MS. REBECCA SHEIR
So we've just met some people who came to the U.S. from other countries. The people we'll meet next, on the other hand, are being told they have to leave. The Prince George's county school system has recruited hundreds of international teachers since 2002. But some of these teachers will be boarding flights out of Washington as soon as today. They're caught in the middle of a dispute between the school system and the U.S. Department of Labor. Kavitha Cardoza met several of these teachers as they protested in front of the White House.
Say what you need, what you really need?
Tell me what you want, what you really want.
MS. KAVITHA CARDOZA
Maria Estravez first met Prince George's county school officials when they came to the Philippines in 2006. She says the first question she asked them was will they sponsor her permanent residency or green card. She says they said yes, which is why she moved to Clinton where she teaches math at Stephen Decatur Middle School.
MS. MARIA ESTRAVEZ
Some of my students would outrightly tell in my face that they didn't like math, at all.
Estravez says her goal was to change that. So long after the last bell, she would stay at her desk, going over lesson plans for the next day.
Building custodians would always tell me, you go home. What are you doing here? Some of my teachers, if I leave early, they would mock me, Ms. Estravez, leaving early today, is that true? What have you eaten? I really work hard, like, really, really hard because I want to be able to help my students.
Estravez concentrated on her class, not realizing there was a problem. She and other international teachers had paid the fees associated with temporary employment visas which should've been paid for by the Prince George's county school district. So what happened was the foreign teachers were making less than their American counterparts, which is illegal. The U.S. Department of Labor investigated and found Prince George's county was what's called a willful violator, which means officials knew they were breaking the law.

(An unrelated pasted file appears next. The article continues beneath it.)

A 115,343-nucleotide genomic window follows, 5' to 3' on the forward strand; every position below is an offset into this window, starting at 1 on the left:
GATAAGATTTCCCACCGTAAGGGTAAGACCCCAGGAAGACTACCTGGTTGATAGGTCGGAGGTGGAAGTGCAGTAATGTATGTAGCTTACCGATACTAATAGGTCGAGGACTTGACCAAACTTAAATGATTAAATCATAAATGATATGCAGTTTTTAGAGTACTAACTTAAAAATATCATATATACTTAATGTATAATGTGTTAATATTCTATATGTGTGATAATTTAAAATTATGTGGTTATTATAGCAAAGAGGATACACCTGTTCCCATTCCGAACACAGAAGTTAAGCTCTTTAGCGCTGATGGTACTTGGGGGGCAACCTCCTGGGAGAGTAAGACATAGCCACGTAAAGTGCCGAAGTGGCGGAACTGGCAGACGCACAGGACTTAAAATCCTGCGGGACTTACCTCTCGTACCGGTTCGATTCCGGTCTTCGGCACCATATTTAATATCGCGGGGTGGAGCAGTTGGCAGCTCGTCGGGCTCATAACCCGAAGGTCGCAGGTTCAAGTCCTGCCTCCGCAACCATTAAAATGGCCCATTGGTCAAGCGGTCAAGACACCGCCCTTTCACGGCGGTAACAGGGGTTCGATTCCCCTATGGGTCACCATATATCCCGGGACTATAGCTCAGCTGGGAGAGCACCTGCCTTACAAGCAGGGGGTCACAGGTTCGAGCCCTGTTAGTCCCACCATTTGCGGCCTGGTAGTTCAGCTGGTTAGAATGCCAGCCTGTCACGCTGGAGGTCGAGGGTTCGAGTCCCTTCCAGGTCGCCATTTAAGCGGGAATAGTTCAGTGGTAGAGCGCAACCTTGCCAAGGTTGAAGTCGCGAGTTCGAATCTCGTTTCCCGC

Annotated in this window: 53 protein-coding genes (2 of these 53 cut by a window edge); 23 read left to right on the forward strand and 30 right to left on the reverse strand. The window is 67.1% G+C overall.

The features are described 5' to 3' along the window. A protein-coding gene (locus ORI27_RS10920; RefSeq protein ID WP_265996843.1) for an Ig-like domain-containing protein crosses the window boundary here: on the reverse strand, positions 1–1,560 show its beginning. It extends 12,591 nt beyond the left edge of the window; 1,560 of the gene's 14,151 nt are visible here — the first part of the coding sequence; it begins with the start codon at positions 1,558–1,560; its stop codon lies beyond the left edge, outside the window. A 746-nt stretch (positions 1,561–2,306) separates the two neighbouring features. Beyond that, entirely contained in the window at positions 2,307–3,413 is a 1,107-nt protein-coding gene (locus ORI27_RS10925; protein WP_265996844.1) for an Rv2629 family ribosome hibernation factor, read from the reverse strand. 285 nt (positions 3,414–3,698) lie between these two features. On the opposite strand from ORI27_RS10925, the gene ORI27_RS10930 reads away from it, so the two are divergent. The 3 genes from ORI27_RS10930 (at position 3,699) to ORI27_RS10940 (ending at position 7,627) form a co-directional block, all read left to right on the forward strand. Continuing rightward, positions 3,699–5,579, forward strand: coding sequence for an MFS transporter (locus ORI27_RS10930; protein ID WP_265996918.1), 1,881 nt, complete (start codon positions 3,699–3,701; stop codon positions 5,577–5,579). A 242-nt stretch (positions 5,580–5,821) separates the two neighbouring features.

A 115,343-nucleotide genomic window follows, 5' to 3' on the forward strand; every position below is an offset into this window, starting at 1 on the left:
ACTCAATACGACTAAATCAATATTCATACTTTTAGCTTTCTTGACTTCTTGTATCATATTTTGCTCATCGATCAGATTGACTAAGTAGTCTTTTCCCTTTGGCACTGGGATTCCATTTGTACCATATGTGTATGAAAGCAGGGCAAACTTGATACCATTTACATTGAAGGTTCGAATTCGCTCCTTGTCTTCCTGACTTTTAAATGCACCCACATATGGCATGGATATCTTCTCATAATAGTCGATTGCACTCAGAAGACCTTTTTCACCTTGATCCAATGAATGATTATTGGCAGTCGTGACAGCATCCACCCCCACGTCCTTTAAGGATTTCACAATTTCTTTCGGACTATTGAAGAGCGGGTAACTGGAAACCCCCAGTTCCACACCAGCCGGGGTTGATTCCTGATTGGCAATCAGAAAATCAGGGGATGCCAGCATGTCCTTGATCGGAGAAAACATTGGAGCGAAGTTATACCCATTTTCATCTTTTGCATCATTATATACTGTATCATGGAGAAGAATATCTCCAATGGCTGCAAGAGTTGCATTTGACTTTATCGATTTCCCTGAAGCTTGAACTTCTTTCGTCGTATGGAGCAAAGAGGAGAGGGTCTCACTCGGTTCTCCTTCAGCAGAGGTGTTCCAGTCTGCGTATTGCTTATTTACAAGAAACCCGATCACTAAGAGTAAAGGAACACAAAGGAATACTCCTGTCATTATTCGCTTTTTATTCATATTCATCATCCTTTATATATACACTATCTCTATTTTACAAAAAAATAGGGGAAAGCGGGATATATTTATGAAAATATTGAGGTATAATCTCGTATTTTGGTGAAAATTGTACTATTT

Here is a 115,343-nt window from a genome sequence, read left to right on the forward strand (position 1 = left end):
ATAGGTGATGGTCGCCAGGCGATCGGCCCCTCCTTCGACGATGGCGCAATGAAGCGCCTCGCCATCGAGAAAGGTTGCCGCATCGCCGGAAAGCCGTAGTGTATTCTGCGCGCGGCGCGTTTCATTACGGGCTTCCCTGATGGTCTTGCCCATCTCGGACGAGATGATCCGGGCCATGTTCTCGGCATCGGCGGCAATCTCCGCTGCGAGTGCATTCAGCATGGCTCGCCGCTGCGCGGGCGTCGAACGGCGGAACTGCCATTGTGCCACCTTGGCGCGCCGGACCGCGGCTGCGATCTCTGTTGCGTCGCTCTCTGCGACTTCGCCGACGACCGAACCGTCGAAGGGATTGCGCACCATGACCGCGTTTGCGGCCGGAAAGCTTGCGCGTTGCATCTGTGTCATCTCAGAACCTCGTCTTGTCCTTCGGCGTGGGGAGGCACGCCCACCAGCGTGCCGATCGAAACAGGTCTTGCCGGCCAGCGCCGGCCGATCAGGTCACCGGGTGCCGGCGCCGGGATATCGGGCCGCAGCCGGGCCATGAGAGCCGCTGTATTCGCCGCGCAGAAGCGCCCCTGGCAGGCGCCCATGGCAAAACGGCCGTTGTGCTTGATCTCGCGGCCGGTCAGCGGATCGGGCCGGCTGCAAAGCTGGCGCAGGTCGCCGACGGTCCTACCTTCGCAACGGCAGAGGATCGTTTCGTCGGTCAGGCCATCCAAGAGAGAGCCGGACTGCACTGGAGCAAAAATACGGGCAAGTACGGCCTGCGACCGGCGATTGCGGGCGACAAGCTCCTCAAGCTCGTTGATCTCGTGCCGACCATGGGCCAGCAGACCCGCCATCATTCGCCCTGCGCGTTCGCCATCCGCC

The school system denies this, but was ordered to pay more than $4 million in back pay, approximately $4,000 for each teacher. They also have to pay a $100,000 fine. And under the law, Prince George's isn't allowed to apply for new visas for foreign teachers or renew current ones until 2014. Estravez says she's hoping the labor department will change its mind.
If they will (sounds like) debar Fiji from hiring future teachers and then keep us, then that would be very, very great.
That's unlikely, which means more than 250 teachers will have to leave the country by the end of this year with hundreds more to follow, which brings us back to the rally.
One, we are the people. Two, a little bit louder. Three, no deportation for our teachers. One, we are the people. Two, a little bit louder. Three...
Diaz Carpio (sp?) is one of the teachers who's packing to leave.
MS. DIAZ CARPIO
I was a recruited from the Philippines in July 2007.